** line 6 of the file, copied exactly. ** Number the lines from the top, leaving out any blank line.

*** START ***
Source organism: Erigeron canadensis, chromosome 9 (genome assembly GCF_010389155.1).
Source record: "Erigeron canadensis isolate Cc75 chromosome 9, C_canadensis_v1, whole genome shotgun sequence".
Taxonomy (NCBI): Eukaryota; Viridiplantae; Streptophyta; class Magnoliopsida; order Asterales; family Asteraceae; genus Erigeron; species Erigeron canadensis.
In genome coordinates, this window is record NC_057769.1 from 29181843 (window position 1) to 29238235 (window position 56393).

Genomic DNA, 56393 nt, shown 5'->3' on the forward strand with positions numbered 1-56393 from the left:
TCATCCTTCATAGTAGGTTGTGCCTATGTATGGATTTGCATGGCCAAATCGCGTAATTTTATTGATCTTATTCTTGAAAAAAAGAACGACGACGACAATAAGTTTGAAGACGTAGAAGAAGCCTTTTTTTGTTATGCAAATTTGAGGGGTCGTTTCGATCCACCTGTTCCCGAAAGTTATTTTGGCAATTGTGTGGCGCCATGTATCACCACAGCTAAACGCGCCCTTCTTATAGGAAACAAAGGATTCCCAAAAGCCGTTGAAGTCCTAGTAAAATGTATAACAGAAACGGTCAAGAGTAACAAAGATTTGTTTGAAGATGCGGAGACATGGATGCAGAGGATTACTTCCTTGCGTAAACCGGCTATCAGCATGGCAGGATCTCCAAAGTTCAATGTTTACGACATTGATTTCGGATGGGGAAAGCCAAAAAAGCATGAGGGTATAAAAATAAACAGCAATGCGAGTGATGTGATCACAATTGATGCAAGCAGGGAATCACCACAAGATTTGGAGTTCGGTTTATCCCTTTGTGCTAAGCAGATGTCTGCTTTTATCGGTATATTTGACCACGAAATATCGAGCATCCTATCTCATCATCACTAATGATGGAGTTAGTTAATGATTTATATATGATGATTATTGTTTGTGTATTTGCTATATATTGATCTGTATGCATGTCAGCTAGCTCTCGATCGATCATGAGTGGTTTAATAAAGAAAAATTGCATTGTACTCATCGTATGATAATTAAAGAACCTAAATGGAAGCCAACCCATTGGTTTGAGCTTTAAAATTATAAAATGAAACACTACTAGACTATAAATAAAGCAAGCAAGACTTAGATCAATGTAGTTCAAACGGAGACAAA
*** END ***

TCATCCTTCATAGTAGGTTGTGCCTATGTATGGATTTGCATGGCCAAATCGCGTAATTTTATTGATCTTATTCTTGAAAAAAAGAACGACGACGACAATAAGTTTGAAGACGTAGAAGAAGCCTTTTTTTGTTATGCAAATTTGAGGGGTCGTTTCGATCCACCTGTTCCCGAAAGTTATTTTGGCAATTGTGTGGCGCCATGTATCACCACAGCTAAACGCGCCCTTCTTATAGGAAACAAAGGATTCCCAAAAGCCGTTGAAGTCCTAGTAAAATGTATAACAGAAACGGTCAAGAGTAACAAAGATTTGTTTGAAGATGCGGAGACATGGATGCAGAGGATTACTTCCTTGCGTAAACCGGCTATCAGCATGGCAGGATCTCCAAAGTTCAATGTTTACGACATTGATTTCGGATGGGGAAAGCCAAAAAAGCATGAGGGTATAAAAATAAACAGCAATGCGAGTGATGTGATCACAATTGATGCAAGCAGGGAATCACCACAAGATTTGGAGTTCGGTTTATCCCTTTGTGCTAAGCAGATGTCTGCTTTTATCGGTATATTTGACCACGAAATATCGAGCATCCTATCTCATCATCACTAATGATGGAGTTAGTTAATGATTTATATATGATGATTATTGTTTGTGTATTTGCTATATATTGATCTGTATGCATGTCAGCTAGCTCTCGATCGATCATGAGTGGTTTAATAAAGAAAAATTGCATTGTACTCATCGTATGATAATTAAAGAACCTAAATGGAAGCCAACCCATTGGTTTGAGCTTTAAAATTATAAAATGAAACACTACTAGACTATAAATAAAGCAAGCAAGACTTAGATCAATGTAGTTCAAACGGAGACAAA